Stansfield Turner (1923-2018) was a CISSM Senior Fellow and previously served as the President of the Naval War College and Commander-in-Chief of NATO’s Southern Flank. In 1977, President Jimmy Carter appointed Turner as the Director of Central Intelligence (DCI), and as such he headed both the Intelligence Community and the Central Intelligence Agency (CIA).
After leaving the agency and retiring from the Navy, Turner became a lecturer, writer, TV commentator, and educator. Turner taught at Yale University, and at the U.S. Military Academy at West Point as the first John M. Olin Distinguished Professor of National Security. For many years he taught at the University of Maryland School of Public Policy (MSPP), during which time he introduced the Naval War College’s signature course, “Strategy & Policy,” as well as “Terrorism & Democracy.” In 1995 he was awarded a Senior Research Fellowship at the Norwegian Nobel Peace Institute in Oslo.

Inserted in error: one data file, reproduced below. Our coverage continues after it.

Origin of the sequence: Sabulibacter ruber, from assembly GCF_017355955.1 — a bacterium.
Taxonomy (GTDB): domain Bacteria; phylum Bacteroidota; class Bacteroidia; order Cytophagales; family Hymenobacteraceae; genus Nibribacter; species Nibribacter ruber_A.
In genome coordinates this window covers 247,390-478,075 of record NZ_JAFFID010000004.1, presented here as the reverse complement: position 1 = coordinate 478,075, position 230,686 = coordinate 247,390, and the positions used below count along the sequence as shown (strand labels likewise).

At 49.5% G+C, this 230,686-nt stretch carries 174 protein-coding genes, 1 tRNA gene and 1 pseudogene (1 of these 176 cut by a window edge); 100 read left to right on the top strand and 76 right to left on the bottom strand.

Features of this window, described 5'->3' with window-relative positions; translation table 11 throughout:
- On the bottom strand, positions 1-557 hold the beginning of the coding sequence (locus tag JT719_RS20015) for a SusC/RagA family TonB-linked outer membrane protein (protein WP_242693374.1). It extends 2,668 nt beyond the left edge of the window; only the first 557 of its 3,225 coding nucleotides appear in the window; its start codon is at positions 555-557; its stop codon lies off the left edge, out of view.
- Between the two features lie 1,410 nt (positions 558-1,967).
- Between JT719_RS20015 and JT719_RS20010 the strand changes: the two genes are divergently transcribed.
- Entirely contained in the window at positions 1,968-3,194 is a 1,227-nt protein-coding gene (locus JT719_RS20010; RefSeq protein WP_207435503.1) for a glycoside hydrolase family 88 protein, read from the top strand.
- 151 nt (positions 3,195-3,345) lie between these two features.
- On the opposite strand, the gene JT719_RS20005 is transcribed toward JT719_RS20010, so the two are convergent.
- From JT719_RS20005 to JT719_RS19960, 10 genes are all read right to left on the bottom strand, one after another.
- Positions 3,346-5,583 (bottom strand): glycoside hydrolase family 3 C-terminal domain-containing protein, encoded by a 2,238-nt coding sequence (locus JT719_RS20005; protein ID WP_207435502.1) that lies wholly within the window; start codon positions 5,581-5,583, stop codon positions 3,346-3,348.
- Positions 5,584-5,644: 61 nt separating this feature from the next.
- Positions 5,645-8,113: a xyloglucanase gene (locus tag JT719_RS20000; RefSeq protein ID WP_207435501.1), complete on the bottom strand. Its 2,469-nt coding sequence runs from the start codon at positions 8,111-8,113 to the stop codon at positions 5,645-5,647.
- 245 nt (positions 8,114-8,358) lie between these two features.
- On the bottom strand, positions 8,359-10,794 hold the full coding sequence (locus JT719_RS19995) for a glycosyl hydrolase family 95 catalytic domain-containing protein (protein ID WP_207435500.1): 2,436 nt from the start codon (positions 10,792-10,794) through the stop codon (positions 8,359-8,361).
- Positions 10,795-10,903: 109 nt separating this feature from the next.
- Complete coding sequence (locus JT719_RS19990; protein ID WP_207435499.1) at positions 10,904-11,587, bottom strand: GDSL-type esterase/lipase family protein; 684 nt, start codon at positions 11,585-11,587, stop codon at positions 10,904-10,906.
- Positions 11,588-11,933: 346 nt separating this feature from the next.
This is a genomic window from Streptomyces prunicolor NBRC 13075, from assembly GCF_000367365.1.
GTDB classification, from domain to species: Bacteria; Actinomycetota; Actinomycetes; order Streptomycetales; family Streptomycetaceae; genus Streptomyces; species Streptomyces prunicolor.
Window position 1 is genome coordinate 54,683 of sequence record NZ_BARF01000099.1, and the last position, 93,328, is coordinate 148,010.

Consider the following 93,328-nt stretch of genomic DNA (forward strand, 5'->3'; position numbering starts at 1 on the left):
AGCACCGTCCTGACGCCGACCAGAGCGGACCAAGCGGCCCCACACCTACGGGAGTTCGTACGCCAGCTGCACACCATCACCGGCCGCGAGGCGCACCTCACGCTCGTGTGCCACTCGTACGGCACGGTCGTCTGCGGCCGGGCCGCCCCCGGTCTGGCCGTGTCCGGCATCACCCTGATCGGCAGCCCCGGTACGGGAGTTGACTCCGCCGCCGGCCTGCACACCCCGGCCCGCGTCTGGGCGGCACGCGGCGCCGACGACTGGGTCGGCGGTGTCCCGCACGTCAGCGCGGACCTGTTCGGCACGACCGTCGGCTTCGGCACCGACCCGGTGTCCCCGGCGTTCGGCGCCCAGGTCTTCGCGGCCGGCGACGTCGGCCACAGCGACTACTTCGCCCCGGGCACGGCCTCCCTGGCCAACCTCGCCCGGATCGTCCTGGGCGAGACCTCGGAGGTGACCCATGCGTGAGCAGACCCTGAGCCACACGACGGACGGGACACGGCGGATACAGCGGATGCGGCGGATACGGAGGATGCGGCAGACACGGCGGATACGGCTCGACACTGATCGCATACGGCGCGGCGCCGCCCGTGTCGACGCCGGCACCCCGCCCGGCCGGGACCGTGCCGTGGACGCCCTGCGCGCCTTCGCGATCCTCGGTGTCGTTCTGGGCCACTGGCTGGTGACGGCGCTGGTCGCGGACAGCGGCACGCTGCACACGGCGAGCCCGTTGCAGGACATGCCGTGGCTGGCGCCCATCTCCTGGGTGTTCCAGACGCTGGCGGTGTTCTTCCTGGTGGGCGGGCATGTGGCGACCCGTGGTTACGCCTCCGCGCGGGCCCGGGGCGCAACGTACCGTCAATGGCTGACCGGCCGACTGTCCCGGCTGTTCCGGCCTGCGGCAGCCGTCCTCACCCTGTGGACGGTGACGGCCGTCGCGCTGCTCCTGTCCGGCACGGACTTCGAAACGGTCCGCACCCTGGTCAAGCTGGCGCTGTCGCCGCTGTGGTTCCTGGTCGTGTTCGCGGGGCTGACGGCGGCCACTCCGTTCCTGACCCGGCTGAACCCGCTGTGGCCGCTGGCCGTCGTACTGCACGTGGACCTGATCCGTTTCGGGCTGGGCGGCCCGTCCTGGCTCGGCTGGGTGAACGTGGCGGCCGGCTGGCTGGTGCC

Admiral Turner authored five books: Secrecy and Democracy: The CIA in Transition discusses the problems of conducting secret intelligence activities in our open, democratic society; Terrorism and Democracy analyzes how past U.S. presidents have dealt with terrorism, and addresses how a democracy can respond without undermining its democratic principles; Caging the Nuclear Genie: An American Challenge for Global Security develops a plan for controlling nuclear weapons; Caging the Genies: A Workable Solution for Nuclear, Chemical, and Biological Weapons discusses how to deal with weapons of mass destruction; and Burn Before Reading: Presidents, CIA Directors, and Secret Intelligence examines the relationships between U.S. presidents and their CIA directors. In addition, a compilation of material from Admiral Turner’s writings and speeches, Stansfield Turner: In His Own Words, was prepared as a quotebook.
Turner attended Amherst College and then the U.S. Naval Academy at Annapolis, Maryland (Class of ’47). After graduation he served one year at sea before entering Oxford University as a Rhodes Scholar, and earned a master’s degree in philosophy, politics, and economics.